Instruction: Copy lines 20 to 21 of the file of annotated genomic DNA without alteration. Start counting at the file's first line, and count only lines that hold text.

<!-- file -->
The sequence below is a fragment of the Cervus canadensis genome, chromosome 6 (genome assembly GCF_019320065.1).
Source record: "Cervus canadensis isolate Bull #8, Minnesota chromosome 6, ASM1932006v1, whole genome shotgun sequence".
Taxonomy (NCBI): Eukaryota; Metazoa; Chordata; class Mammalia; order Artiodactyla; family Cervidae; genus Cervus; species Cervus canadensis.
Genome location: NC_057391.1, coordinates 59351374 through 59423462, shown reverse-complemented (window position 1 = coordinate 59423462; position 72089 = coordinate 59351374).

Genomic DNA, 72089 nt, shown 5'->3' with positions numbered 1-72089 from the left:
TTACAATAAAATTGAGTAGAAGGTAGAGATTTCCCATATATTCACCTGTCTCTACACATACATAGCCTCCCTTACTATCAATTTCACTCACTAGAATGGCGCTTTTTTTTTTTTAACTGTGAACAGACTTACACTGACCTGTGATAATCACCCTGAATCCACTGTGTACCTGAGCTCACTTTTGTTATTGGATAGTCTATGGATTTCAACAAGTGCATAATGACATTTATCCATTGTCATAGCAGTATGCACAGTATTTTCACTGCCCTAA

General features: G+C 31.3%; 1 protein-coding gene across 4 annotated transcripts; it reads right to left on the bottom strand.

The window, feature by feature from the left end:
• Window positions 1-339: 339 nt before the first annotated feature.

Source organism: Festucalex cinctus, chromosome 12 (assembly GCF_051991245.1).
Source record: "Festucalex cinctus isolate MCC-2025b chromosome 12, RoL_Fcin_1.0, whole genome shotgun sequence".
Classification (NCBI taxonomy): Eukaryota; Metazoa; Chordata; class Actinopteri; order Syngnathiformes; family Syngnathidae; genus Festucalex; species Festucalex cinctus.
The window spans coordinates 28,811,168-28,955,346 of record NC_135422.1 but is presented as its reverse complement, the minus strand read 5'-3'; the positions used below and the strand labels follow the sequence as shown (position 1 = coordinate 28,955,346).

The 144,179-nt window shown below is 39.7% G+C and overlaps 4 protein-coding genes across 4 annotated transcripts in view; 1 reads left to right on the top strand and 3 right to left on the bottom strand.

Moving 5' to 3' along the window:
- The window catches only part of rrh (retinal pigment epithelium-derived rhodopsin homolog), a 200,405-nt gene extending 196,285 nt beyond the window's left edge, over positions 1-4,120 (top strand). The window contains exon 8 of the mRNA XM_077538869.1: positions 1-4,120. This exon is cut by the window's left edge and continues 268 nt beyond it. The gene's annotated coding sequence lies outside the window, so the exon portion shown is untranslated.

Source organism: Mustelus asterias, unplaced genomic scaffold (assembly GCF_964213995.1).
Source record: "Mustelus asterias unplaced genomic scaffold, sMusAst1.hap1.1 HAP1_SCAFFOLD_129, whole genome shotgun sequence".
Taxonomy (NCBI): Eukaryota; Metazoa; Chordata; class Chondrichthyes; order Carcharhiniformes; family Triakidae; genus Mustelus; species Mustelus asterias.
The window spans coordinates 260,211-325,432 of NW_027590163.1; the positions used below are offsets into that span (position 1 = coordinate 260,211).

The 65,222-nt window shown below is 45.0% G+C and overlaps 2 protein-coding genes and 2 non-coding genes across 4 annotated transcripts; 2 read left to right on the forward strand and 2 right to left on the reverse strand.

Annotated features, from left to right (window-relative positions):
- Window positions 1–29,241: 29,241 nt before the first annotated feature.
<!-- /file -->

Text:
The window spans coordinates 260,211-325,432 of NW_027590163.1; the positions used below are offsets into that span (position 1 = coordinate 260,211).

The 65,222-nt window shown below is 45.0% G+C and overlaps 2 protein-coding genes and 2 non-coding genes across 4 annotated transcripts; 2 read left to right on the forward strand and 2 right to left on the reverse strand.